It’s Time For Another Women’s Movement, And Passing The ERA Can Kick It Off

When I was a little girl, my mother wore an ERA button. It sounds like we need to get them out of the drawer again.

ERA, in case you don’t know, stands for the Equal Rights Amendment. It was an amendment to the Constitution, passed by Congress in 1972, that said simply,

“Equality of rights under the law shall not be denied or abridged by the United States or by any State on account of sex.”

After Congressional approval, it needed the support of 38 state legislatures in order to be added to the Constitution. It only got 35 before a 1982 deadline, and the ERA became largely forgotten. (You can see a list of states and their votes here.)

But, its proponents argue that the 1982 deadline wasn’t set in stone, and there have been renewed efforts in recent years to pass the ERA. In March, Nevada became the 36th state to ratify it, which means it only needs two more states.

For your reference, the state legislatures of Arizona, Florida, Illinois, North Carolina, Utah, and Virginia, all have ERA bills that could be taken up.

Approval of the ERA might be a way to acknowledge the enormous anger of women across the United States, and across the many professions where sexual misconduct has been in the spotlight.

It could be a battle cry for what I feel is another women’s movement brewing in America — the second in recent memory, and the third in a century.

You can count the suffragette movement and the 19th amendment as the first. Granting women the right to vote in 1920 was the culmination of a vast effort by women internationally to gain recognition.

But it took another 50 years for the second women’s movement to really erupt.

The 1970s were a turbulent time, when feminism collided with an entrenched male hierarchy, and women began to make strides that changed the way they were viewed in society.

However, there’s been another gap of almost 50 years between the second American women’s movement and the third one we’ve seen emerge in 2017. Historians, I suggest, will date it from the Women’s March on Washington this past January, although there are plenty of signs it began before that.

The second women’s movement changed the workplace somewhat, and certainly made more opportunities available, but didn’t really change some deep-seeded attitudes that still make many women afraid to do their jobs.

To be truly effective, this third women’s movement needs to do two things. First, it needs to make the workplace safe for women, at all levels. And that sort of equality is absolutely crucial.

It does no good for educated or upscale women to feel like they have a fair chance to compete, if women in service positions and lower-paying jobs still fear the situations they encounter every day.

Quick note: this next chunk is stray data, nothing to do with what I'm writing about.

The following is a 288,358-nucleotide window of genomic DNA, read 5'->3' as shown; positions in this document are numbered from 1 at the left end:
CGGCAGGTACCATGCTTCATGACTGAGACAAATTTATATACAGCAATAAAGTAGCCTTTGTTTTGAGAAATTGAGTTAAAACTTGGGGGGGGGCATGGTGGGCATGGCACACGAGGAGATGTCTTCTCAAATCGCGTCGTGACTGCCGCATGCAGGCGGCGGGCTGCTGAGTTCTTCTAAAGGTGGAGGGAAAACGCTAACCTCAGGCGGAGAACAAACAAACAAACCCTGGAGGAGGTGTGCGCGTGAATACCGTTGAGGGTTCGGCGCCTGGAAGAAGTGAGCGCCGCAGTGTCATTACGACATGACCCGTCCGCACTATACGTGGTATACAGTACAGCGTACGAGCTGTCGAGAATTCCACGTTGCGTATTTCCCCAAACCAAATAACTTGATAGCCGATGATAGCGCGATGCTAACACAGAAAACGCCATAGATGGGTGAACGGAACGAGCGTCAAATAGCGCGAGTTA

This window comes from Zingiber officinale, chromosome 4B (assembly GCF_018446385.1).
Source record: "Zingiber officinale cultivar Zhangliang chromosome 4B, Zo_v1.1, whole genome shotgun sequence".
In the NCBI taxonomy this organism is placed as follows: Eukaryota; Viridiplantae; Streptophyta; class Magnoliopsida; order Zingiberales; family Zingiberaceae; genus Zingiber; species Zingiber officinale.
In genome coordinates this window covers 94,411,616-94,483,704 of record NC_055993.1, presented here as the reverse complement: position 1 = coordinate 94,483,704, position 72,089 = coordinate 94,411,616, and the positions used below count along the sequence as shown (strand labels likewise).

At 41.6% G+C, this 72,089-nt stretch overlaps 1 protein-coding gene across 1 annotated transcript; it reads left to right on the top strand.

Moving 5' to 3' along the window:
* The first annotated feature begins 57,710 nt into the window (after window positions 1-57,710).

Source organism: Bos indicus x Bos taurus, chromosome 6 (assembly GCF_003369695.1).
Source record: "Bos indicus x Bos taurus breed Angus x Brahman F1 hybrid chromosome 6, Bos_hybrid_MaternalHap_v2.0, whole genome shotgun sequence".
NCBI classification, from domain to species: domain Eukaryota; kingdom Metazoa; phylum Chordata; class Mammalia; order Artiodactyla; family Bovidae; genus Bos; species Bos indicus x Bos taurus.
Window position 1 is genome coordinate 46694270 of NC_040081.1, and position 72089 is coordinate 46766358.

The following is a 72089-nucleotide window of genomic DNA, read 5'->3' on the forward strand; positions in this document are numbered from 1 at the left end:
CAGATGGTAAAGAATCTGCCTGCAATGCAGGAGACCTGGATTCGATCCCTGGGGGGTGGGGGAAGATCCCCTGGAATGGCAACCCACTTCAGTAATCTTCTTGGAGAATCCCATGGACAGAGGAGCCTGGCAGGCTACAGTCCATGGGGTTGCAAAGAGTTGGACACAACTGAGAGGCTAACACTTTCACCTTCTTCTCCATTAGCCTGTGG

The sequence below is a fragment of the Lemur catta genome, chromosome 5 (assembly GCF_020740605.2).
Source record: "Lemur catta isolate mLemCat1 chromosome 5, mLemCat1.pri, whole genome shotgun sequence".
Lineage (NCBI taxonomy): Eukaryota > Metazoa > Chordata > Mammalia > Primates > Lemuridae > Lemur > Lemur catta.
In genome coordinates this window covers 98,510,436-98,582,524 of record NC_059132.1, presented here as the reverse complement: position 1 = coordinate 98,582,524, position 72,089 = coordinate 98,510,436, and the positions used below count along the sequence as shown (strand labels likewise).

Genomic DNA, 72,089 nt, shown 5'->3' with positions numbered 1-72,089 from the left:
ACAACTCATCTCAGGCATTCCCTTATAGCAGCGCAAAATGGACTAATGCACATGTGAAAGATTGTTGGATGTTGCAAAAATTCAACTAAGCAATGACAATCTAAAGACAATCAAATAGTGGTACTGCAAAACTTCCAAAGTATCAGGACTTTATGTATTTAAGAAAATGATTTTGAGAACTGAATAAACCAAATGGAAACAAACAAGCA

I’m especially concerned that the voices of women of color are being left out of the discussion, when they have multiple concerns that white women may not realize.

Second, the third women’s movement needs also to recognize that it needs support from men, which is a difficult realization for women who might steadfastly prefer to do this on our own.

I’ve always joked that it’s completely possible now to live in a world without men.

We can support ourselves, so we don’t need them financially. We can arrange to get pregnant on our own, so we don’t need them to procreate. We can learn home improvement skills, so we don’t need husbands to check off “Honey, do” lists. We can pretty much hire any help that a guy would grudgingly give us.

But, it’s unrealistic to think we can get along without them completely, not men are so firmly in charge of so many institutions.

Nor should they want to get along without us. Genders need to learn to co-exist, in a fair and equitable way, as hard as that is for all to acknowledge.

I’ve long thought that the second women’s movement stalled not for a lack of effort by women, but when men realized just what equality would mean.

It was fine when there was one woman editor, or one woman film producer, or one woman investment banker, or a couple of women senators, or a few women installing cable TV.

But when women started to show up in numbers, that’s when the push back began. For men, more women meant a loss of economic power and influence, and that sense was truly exacerbated by the Great Recession.

The ultimate power that some men believe they had left was to intimidate women. What they didn’t realize was that women, simply put, could make them richer.

Richer, in every sense, from financially, to culturally, to emotionally.

Here, then, can be the rallying cry for the third women’s movement, and the passage, after all this time, of the ERA, the amendment our mothers and aunts and grandmothers fought for.

It helps everyone succeed. Not just women, but men, too.

Follow Micheline Maynard on Twitter @mickimaynard